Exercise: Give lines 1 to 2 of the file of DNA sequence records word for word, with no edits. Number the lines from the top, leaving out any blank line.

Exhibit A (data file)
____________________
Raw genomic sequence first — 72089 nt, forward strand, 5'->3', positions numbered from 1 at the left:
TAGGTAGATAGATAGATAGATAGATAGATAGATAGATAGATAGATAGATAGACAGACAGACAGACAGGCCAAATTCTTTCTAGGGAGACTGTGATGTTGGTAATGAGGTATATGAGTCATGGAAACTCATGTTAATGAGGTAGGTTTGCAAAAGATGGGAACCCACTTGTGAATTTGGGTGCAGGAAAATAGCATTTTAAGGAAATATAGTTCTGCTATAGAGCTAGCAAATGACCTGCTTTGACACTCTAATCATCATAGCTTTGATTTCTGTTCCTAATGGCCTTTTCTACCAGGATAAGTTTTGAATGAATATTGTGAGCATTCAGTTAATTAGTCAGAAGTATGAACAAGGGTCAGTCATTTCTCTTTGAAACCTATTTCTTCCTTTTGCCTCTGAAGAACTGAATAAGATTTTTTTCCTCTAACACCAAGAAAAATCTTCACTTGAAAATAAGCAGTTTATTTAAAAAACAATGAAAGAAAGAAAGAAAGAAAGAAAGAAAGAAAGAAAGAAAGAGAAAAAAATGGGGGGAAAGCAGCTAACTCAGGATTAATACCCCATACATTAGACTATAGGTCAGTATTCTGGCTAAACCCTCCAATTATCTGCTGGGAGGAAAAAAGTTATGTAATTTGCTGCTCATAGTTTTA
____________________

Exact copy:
Raw genomic sequence first — 72089 nt, forward strand, 5'->3', positions numbered from 1 at the left:
TAGGTAGATAGATAGATAGATAGATAGATAGATAGATAGATAGATAGATAGACAGACAGACAGACAGGCCAAATTCTTTCTAGGGAGACTGTGATGTTGGTAATGAGGTATATGAGTCATGGAAACTCATGTTAATGAGGTAGGTTTGCAAAAGATGGGAACCCACTTGTGAATTTGGGTGCAGGAAAATAGCATTTTAAGGAAATATAGTTCTGCTATAGAGCTAGCAAATGACCTGCTTTGACACTCTAATCATCATAGCTTTGATTTCTGTTCCTAATGGCCTTTTCTACCAGGATAAGTTTTGAATGAATATTGTGAGCATTCAGTTAATTAGTCAGAAGTATGAACAAGGGTCAGTCATTTCTCTTTGAAACCTATTTCTTCCTTTTGCCTCTGAAGAACTGAATAAGATTTTTTTCCTCTAACACCAAGAAAAATCTTCACTTGAAAATAAGCAGTTTATTTAAAAAACAATGAAAGAAAGAAAGAAAGAAAGAAAGAAAGAAAGAAAGAAAGAGAAAAAAATGGGGGGAAAGCAGCTAACTCAGGATTAATACCCCATACATTAGACTATAGGTCAGTATTCTGGCTAAACCCTCCAATTATCTGCTGGGAGGAAAAAAGTTATGTAATTTGCTGCTCATAGTTTTA